Pianist Kris Davis is one of the shining lights in the contemporary NYC scene. Gliding effortlessly from providing the center of gravity for groups of her peers including Ingrid Laubrock, Mary Halvorson, and Tyshawn Sorey, to holding her own with legends like Andrew Cyrille, Tony Malaby, and Paul Motian. No less an authority than Wex favorite Jason Moran has called her, “An honorary descendant of Cecil Taylor.” Promoting her fascinating new record, Duopoly, she appears with one of her most engaging collaborators on that record, Craig Taborn, in a piano duo at the Wexner Center on Friday, October 7th at 8pm (tickets available here) sure to singe some eyebrows with its shower of sparks and leave reverberations throughout this town. More about the record and the show including videos below.
Duopoly might be the finest showcase for all the facets of Davis’ pianistic technique, improvisational verve, and intriguing compositions. She pairs with eight of the strongest, most individualistic voices in American music; the duos perform one named composition and one unnamed improvisation in reverse order, so there’s a palindromic effect as it progresses. The instrumental pairings back to back highlight, for example, the airy, delicate melody of Bill Frisell up against the studied classicist tendencies of Julian Lage and how Davis’ voicing melds and rubs against their approaches.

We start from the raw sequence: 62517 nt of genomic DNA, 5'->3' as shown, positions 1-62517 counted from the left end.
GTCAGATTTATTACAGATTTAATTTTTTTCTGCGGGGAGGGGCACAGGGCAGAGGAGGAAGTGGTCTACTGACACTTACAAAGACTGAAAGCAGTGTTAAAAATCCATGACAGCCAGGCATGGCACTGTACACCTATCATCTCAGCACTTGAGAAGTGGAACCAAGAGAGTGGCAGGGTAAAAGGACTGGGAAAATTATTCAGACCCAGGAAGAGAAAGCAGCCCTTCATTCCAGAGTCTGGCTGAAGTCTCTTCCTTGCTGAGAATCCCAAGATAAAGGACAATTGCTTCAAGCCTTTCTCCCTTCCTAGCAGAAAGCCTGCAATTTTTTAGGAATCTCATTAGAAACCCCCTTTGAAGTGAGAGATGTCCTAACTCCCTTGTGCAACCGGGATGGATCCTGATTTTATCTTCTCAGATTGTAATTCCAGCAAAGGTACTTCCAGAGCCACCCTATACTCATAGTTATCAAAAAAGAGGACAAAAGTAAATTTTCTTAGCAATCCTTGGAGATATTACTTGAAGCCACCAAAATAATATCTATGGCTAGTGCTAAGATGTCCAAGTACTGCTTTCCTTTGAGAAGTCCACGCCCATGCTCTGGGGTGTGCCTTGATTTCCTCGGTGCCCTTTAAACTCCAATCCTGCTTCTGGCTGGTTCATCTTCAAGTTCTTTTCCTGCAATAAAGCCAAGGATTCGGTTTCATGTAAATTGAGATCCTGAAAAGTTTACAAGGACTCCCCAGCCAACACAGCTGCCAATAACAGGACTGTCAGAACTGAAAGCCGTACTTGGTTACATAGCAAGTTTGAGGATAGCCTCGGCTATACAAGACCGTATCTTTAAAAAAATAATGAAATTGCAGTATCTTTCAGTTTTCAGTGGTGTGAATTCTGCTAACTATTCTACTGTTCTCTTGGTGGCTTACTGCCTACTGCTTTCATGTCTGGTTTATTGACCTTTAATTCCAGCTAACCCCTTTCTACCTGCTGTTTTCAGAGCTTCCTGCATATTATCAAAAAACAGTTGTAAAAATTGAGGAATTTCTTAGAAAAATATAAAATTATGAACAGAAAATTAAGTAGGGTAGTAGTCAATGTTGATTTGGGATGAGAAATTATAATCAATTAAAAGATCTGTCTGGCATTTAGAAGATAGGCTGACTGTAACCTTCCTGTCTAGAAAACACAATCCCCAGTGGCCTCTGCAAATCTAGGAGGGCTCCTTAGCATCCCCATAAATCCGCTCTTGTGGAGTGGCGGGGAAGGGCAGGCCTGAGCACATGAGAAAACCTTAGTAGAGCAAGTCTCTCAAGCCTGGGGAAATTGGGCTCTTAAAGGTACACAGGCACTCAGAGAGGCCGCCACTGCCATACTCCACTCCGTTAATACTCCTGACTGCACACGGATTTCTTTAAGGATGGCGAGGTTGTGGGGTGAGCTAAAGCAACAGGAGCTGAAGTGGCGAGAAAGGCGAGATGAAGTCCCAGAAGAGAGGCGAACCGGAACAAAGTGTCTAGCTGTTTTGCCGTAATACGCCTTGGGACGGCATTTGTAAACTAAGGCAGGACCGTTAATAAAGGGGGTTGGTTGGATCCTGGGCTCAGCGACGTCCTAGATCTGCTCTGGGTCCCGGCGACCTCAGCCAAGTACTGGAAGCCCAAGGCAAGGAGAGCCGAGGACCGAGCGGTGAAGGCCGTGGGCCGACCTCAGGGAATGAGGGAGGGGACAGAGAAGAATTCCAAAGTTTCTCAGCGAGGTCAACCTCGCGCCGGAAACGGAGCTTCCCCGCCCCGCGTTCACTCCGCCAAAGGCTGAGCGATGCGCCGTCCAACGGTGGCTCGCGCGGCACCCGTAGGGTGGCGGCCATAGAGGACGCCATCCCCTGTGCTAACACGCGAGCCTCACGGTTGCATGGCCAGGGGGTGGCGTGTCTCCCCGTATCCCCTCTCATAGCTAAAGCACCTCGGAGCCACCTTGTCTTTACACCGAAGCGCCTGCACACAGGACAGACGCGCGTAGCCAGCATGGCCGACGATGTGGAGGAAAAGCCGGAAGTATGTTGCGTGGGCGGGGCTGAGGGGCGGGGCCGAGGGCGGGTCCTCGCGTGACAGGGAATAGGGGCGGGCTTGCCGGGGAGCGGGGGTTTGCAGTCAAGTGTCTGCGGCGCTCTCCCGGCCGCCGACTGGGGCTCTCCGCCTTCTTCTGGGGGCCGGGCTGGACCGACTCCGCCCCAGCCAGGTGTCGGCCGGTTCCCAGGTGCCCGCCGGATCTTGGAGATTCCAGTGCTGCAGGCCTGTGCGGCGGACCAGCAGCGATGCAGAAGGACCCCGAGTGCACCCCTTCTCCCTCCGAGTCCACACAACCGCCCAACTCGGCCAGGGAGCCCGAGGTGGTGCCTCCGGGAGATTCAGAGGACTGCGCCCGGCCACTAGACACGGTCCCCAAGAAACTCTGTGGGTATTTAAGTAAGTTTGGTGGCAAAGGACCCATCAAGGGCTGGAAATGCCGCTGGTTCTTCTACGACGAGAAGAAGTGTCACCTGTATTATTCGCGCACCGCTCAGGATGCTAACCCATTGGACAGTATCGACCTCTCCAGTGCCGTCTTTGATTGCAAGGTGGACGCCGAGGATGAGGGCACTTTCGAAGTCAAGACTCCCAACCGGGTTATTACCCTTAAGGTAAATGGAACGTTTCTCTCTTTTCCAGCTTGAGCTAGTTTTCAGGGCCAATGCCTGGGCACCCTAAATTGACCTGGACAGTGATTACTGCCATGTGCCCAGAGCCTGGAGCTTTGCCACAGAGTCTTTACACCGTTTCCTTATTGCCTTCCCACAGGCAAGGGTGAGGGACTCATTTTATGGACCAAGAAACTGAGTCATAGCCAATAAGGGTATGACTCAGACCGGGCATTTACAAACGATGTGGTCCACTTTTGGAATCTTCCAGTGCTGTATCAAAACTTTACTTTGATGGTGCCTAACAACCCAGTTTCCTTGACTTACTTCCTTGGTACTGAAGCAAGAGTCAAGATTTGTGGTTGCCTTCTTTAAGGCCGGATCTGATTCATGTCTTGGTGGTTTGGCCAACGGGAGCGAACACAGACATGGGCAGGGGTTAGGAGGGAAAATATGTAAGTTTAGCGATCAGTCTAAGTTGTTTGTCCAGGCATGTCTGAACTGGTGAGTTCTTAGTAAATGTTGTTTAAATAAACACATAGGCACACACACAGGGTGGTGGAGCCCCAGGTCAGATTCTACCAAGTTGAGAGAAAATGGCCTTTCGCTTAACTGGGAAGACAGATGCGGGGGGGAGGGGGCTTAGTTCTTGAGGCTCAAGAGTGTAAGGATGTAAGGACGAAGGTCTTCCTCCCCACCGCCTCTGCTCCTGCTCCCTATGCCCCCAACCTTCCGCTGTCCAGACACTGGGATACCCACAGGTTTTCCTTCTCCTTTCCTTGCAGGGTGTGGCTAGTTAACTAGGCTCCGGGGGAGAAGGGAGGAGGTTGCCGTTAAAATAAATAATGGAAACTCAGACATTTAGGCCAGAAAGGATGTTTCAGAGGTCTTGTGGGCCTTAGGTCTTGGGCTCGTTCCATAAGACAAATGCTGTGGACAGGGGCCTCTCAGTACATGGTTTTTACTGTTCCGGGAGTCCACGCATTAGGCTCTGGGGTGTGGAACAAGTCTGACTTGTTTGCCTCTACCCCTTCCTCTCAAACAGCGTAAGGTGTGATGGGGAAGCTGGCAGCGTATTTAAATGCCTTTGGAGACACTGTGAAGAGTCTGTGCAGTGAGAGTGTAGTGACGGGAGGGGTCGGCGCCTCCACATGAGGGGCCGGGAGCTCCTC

Her nudges and spikes around Don Byron’s cubist-gospel clarinet add up to a version of the classic “Prelude to a Kiss” that chills my bones and keeps me on the edge of my seat. The genius of the record’s structure is that the Byron echoes the unspooling structures she constructs with Tim Berne’s alto on “Trip Dance for Tim” right before and the edgy swing she finds with drummer Marcus Gilmore on “Dig & Dump,” then we hear the same voices in reverse in improvisation. Every approach complicates and informs every other; every tool gets to shine in pieces that stand alone but add up to a mosaic of one of the great, flexible artists of our age.
My favorite tracks on the record are those with other pianists Angelica Sanchez and Craig Taborn. Her give and take with these players on the same instrument is remarkable, almost psychic. Taborn’s jaw-dropping trio at the Wexner Center some years back should give some of you a hint what his systems and predilections are but my favorite record of his, Avenging Angel, one of my records of the year a few years ago, helps make this one of my most anticipated shows of the fall. That voice jousting and dancing with Davis (who’s made my shows of the year list and come damn close on other occasions), those four hands building structures out of chaos and finding the chaos living in the heart of the pristine. That’s going to be something astonishing.
If you’re ready to be astonished, don’t miss this. If you have an appetite for piano playing that uses every significant element of jazz history, sometimes as a foundation, and sometimes as kindling, don’t miss this. If you’re ready to see jazz musicians telling wholly new stories, make sure you’re at the Wexner Center. Another home run in a series of home runs from their jazz program, this has the potential to be the greatest one of all.